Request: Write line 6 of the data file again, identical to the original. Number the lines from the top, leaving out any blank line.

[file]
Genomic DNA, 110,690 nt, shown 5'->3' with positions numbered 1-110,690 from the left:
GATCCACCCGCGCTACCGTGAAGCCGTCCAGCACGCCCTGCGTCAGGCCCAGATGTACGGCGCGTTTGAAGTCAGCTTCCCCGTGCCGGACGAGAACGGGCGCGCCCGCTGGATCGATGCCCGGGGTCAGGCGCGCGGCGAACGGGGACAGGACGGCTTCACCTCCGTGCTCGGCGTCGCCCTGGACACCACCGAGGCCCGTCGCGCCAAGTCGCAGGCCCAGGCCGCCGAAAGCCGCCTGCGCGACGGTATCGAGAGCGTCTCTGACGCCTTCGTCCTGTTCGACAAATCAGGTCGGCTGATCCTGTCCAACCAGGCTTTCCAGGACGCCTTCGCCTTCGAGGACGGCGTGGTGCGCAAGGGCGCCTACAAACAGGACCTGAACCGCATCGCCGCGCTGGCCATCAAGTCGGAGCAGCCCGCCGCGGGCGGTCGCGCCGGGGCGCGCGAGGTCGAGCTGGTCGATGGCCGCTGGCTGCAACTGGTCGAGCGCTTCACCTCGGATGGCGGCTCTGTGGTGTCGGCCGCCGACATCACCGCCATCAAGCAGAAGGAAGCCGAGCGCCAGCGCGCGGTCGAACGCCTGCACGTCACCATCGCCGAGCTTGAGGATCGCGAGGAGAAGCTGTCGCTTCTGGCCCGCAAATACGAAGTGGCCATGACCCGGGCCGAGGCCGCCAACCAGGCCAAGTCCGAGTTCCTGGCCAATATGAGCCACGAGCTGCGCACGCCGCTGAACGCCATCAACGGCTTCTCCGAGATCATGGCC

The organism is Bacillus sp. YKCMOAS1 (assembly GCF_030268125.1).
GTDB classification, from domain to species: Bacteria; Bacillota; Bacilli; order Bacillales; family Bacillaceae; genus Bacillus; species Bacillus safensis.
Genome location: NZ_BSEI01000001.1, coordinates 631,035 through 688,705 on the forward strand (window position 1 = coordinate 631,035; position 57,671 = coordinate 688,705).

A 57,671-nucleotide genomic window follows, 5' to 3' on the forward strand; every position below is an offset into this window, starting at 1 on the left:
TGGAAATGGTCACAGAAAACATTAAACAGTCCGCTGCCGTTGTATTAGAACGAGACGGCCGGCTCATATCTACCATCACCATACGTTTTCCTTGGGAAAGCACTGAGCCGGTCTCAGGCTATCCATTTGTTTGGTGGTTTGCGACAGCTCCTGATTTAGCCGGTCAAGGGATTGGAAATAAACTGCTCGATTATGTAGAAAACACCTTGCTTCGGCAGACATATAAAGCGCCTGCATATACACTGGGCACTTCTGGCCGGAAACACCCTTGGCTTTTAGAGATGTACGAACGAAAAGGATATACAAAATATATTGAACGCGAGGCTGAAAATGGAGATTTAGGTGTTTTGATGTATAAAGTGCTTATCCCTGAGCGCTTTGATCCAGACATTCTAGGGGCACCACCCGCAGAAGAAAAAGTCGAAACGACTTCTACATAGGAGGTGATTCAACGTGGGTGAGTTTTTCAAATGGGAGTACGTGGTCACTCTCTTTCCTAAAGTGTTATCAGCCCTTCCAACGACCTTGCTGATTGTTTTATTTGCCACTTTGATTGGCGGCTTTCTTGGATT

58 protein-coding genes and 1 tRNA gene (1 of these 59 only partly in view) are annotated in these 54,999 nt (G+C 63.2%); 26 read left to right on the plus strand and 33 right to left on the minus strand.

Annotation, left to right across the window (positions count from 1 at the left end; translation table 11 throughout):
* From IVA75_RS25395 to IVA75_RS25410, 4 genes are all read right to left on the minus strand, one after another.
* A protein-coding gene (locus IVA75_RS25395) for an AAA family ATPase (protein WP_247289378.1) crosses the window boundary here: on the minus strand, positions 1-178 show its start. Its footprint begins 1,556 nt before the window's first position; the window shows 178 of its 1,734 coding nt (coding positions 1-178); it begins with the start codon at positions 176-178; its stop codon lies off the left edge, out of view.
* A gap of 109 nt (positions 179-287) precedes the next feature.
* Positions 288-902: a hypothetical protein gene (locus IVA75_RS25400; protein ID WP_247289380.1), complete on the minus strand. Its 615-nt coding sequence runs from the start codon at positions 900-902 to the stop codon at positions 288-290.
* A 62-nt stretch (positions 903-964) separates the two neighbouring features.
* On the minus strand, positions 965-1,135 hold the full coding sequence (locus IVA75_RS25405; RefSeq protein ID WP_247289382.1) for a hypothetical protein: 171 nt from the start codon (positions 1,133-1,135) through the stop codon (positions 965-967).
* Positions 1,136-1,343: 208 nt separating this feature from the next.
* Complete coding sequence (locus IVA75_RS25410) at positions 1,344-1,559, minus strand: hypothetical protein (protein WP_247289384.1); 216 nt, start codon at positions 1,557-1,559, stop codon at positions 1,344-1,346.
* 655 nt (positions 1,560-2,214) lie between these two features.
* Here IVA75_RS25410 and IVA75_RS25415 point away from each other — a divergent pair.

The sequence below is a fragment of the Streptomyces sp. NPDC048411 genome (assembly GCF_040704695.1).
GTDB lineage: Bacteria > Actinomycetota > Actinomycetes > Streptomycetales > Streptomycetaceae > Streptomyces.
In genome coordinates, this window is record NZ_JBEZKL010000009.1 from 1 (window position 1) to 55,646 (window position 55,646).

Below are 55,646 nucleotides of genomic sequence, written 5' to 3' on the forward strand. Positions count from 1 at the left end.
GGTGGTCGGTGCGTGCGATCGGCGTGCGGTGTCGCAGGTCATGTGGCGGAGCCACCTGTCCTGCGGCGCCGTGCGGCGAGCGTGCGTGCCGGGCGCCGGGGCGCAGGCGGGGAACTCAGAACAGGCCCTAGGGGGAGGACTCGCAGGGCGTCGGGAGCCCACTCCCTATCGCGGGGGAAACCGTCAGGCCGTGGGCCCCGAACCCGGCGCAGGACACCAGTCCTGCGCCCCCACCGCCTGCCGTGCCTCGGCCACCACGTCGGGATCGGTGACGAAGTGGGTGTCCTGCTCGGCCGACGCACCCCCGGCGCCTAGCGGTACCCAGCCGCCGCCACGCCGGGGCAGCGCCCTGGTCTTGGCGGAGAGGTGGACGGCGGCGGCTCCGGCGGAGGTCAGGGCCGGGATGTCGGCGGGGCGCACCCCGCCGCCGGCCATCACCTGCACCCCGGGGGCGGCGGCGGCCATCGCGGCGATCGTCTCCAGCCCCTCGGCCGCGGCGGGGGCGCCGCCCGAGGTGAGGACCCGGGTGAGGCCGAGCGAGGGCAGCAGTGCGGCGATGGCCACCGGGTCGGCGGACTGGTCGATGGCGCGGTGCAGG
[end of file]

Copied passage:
A 57,671-nucleotide genomic window follows, 5' to 3' on the forward strand; every position below is an offset into this window, starting at 1 on the left: